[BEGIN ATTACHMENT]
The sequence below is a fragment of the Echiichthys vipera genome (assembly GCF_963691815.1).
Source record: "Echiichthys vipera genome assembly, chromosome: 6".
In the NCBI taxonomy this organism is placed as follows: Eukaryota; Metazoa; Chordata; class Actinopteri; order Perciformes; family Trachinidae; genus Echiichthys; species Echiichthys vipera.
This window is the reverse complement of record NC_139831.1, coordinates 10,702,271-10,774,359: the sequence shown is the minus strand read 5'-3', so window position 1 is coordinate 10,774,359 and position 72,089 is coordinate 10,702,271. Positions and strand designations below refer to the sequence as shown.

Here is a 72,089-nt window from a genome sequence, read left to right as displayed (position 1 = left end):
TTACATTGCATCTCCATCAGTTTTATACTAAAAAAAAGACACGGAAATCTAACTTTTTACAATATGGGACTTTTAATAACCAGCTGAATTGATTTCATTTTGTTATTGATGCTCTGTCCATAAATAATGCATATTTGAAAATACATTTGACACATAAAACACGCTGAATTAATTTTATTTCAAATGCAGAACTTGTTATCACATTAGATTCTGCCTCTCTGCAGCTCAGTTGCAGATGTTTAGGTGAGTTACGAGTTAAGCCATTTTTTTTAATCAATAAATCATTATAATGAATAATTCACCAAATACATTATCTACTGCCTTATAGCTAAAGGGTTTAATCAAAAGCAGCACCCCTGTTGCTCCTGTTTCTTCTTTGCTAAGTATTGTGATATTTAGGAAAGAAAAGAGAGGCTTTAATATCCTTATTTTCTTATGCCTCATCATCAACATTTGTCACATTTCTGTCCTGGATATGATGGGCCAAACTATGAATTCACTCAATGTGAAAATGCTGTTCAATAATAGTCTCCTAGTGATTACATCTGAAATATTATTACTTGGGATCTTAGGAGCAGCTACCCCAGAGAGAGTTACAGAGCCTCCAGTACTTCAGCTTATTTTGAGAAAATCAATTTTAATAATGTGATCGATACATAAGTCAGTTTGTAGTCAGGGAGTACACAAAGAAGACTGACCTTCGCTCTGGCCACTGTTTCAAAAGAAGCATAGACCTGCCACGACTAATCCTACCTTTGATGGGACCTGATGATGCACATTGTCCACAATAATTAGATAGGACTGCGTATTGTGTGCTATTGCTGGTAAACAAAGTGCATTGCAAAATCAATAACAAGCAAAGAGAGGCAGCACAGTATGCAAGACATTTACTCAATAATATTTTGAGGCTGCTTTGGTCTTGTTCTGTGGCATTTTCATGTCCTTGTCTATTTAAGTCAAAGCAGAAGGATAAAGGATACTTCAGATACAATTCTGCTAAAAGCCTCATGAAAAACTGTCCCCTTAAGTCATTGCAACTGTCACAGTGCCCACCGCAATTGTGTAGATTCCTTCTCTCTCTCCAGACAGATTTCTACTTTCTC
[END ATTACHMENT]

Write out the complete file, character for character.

The sequence below is a fragment of the Echiichthys vipera genome (assembly GCF_963691815.1).
Source record: "Echiichthys vipera genome assembly, chromosome: 6".
In the NCBI taxonomy this organism is placed as follows: Eukaryota; Metazoa; Chordata; class Actinopteri; order Perciformes; family Trachinidae; genus Echiichthys; species Echiichthys vipera.
This window is the reverse complement of record NC_139831.1, coordinates 10,702,271-10,774,359: the sequence shown is the minus strand read 5'-3', so window position 1 is coordinate 10,774,359 and position 72,089 is coordinate 10,702,271. Positions and strand designations below refer to the sequence as shown.

Here is a 72,089-nt window from a genome sequence, read left to right as displayed (position 1 = left end):
TTACATTGCATCTCCATCAGTTTTATACTAAAAAAAAGACACGGAAATCTAACTTTTTACAATATGGGACTTTTAATAACCAGCTGAATTGATTTCATTTTGTTATTGATGCTCTGTCCATAAATAATGCATATTTGAAAATACATTTGACACATAAAACACGCTGAATTAATTTTATTTCAAATGCAGAACTTGTTATCACATTAGATTCTGCCTCTCTGCAGCTCAGTTGCAGATGTTTAGGTGAGTTACGAGTTAAGCCATTTTTTTTAATCAATAAATCATTATAATGAATAATTCACCAAATACATTATCTACTGCCTTATAGCTAAAGGGTTTAATCAAAAGCAGCACCCCTGTTGCTCCTGTTTCTTCTTTGCTAAGTATTGTGATATTTAGGAAAGAAAAGAGAGGCTTTAATATCCTTATTTTCTTATGCCTCATCATCAACATTTGTCACATTTCTGTCCTGGATATGATGGGCCAAACTATGAATTCACTCAATGTGAAAATGCTGTTCAATAATAGTCTCCTAGTGATTACATCTGAAATATTATTACTTGGGATCTTAGGAGCAGCTACCCCAGAGAGAGTTACAGAGCCTCCAGTACTTCAGCTTATTTTGAGAAAATCAATTTTAATAATGTGATCGATACATAAGTCAGTTTGTAGTCAGGGAGTACACAAAGAAGACTGACCTTCGCTCTGGCCACTGTTTCAAAAGAAGCATAGACCTGCCACGACTAATCCTACCTTTGATGGGACCTGATGATGCACATTGTCCACAATAATTAGATAGGACTGCGTATTGTGTGCTATTGCTGGTAAACAAAGTGCATTGCAAAATCAATAACAAGCAAAGAGAGGCAGCACAGTATGCAAGACATTTACTCAATAATATTTTGAGGCTGCTTTGGTCTTGTTCTGTGGCATTTTCATGTCCTTGTCTATTTAAGTCAAAGCAGAAGGATAAAGGATACTTCAGATACAATTCTGCTAAAAGCCTCATGAAAAACTGTCCCCTTAAGTCATTGCAACTGTCACAGTGCCCACCGCAATTGTGTAGATTCCTTCTCTCTCTCCAGACAGATTTCTACTTTCTC